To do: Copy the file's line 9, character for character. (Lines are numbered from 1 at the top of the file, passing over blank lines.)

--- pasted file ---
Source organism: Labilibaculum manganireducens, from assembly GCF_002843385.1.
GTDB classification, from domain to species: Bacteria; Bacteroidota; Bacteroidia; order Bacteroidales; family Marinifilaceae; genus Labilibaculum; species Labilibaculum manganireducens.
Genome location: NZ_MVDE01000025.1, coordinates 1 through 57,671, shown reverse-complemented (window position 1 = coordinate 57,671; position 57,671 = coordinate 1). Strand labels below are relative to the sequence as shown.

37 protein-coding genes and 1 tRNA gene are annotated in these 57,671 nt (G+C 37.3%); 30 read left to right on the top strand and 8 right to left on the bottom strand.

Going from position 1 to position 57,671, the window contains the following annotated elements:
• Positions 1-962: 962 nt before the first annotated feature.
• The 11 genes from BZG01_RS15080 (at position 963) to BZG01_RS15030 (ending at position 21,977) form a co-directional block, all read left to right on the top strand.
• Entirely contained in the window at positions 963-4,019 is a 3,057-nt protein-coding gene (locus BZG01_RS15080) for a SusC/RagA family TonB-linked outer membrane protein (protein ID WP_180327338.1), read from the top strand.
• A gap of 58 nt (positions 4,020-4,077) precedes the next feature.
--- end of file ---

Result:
• A gap of 58 nt (positions 4,020-4,077) precedes the next feature.